To protect yourself and others from coronavirus (COVID-19), think about how the virus is spread.
Coronavirus is spread in sneeze or cough droplets. To infect you, it has to get from an infected person’s nose or mouth into your eyes, nose or mouth. This can be direct or indirect (on hands, objects, surfaces).
Keep this in mind. It will help you remember all the things you need to do to protect yourself and others from the virus.
Everyone should stay local to help slow the spread of coronavirus.
This means you should only travel within your own county. If you need to travel across a county border, you should stay within 20 kilometres (km) of your home.
Do not ignore or delay seeking medical treatment for abnormal signs or symptoms that you may be experiencing. Get medical help if you need it.
People at higher risk from coronavirus should take extra care to protect themselves
Social distancing is important to help slow the spread of coronavirus. It does this by minimising contact between potentially infected individuals and healthy individuals.
There is very little risk if you are just passing someone. But try to keep a distance of 2 metres as much as possible.
Follow social distancing advice everywhere outside the home. This includes your workplace.
If you are going back to your workplace, read information about returning to work safely.
Contact the Health and Safety Authority (HSA) by emailing firstname.lastname@example.org or phoning 1890 289 389 if you are:
There is separate advice about:
Good hygiene and washing your hands properly and often will help to stop the spread of coronavirus. Follow this advice as strictly as possible and encourage others to do this too.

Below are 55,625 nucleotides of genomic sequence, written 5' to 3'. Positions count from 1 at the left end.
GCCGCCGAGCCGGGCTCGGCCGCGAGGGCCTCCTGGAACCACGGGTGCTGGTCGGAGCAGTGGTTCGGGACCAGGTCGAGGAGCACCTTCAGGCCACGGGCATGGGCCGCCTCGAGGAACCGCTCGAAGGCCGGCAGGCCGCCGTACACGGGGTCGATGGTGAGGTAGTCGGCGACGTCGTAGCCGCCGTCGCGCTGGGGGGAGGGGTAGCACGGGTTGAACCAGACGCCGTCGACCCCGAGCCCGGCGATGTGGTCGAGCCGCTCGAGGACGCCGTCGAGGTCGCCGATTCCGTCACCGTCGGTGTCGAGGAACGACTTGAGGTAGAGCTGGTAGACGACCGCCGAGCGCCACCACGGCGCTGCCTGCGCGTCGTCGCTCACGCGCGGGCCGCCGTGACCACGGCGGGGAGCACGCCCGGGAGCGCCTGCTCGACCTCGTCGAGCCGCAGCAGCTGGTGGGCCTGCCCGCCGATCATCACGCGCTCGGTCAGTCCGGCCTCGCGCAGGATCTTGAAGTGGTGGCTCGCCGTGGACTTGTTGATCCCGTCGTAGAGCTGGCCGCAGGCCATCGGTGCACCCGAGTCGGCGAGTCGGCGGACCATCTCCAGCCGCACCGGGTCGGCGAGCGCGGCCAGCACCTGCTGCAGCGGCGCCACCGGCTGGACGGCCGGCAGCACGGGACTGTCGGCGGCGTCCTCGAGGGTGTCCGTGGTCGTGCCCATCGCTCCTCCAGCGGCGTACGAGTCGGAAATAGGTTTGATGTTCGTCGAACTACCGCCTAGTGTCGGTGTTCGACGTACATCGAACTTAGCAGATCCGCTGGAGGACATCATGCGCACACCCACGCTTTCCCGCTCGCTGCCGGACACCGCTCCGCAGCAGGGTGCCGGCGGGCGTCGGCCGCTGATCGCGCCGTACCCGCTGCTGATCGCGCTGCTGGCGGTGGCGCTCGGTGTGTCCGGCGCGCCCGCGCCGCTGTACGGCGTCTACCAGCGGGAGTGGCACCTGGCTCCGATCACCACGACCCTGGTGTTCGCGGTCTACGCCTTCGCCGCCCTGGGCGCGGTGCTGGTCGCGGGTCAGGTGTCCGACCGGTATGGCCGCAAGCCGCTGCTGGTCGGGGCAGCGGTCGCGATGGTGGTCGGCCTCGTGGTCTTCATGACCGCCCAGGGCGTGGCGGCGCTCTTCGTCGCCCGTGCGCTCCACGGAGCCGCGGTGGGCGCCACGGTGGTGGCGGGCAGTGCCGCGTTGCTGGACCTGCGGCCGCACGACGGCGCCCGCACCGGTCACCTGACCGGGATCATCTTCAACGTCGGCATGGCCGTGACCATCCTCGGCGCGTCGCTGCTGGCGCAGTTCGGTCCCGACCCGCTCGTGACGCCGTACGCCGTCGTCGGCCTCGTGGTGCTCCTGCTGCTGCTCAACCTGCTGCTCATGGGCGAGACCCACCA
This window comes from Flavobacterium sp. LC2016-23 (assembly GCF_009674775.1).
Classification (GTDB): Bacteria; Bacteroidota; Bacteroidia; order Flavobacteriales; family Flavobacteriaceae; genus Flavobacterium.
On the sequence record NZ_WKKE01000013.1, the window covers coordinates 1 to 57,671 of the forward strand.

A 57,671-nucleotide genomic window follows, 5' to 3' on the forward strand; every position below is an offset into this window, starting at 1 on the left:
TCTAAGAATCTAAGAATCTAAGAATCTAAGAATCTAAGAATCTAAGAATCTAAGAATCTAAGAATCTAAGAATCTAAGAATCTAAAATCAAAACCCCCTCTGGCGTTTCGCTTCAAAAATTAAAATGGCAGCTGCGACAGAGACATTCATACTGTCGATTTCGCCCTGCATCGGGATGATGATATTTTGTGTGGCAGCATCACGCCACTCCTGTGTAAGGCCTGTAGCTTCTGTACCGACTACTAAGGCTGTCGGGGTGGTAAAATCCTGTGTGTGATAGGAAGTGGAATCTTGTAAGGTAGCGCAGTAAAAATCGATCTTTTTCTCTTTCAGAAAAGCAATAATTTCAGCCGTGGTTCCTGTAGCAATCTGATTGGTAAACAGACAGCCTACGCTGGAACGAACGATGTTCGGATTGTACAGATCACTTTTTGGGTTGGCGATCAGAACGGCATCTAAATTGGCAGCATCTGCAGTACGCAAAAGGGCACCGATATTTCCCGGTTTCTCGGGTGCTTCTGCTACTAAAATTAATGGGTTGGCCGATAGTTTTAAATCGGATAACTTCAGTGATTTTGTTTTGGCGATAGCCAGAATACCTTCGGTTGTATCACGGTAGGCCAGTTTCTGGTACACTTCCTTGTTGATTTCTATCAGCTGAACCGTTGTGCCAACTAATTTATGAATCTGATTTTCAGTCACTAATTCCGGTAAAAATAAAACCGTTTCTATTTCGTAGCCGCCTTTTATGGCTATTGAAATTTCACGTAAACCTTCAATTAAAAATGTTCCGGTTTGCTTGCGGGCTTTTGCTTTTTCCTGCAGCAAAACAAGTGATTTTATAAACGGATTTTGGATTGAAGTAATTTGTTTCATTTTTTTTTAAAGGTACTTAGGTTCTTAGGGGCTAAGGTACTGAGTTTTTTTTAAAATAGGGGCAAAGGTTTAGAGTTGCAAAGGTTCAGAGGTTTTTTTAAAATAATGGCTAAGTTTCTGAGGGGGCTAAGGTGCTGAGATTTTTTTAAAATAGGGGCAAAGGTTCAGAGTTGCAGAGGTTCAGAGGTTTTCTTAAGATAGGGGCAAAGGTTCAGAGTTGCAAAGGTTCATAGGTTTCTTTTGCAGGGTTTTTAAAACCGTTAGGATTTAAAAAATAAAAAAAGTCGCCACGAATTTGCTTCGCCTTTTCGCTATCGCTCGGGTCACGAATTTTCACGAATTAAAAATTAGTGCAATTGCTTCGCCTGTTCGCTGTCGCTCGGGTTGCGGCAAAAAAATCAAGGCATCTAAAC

Wash your hands properly and often.
Cover your mouth and nose with a tissue or your sleeve when you cough and sneeze.
Put used tissues into a bin and wash your hands.
Clean and disinfect frequently touched objects and surfaces.
Do not touch your eyes, nose or mouth if your hands are not clean.
Do not share objects that touch your mouth – for example, bottles, cups.
You should wash your hands:
Keep your hands in good condition. Moisturise them often. Any basic product that is not perfumed or coloured is OK.
Keep yourself and your visitors safe.
You should not visit someone else if you:
Always check with people before you visit them to make sure they are symptom-free and feeling well.
If visitors can keep 2 metres apart from you and each other, face coverings are not needed. If it’s not possible for people to keep 2 metres apart, everyone should wear a face covering.
Clean your hands regularly and invite your visitors to clean their hands when they arrive.
Do not wear disposable gloves instead of washing your hands. The virus gets on them in the same way it gets on your hands. Also, your hands can get contaminated when you take them off.
After your visitors leave it is good practice to clean surfaces they have been in contact with. Use your usual household cleaning agents and detergents.
You may be able to visit a very sick relative if they are in a:
Talk to the healthcare staff caring for them. They will decide if it is safe for you to visit.
If you are allowed to visit:
It can be distressing if you can’t visit your loved one. These restrictions are only in place to keep you, your loved one and healthcare staff safe. They will be lifted as soon as it is safe to do so.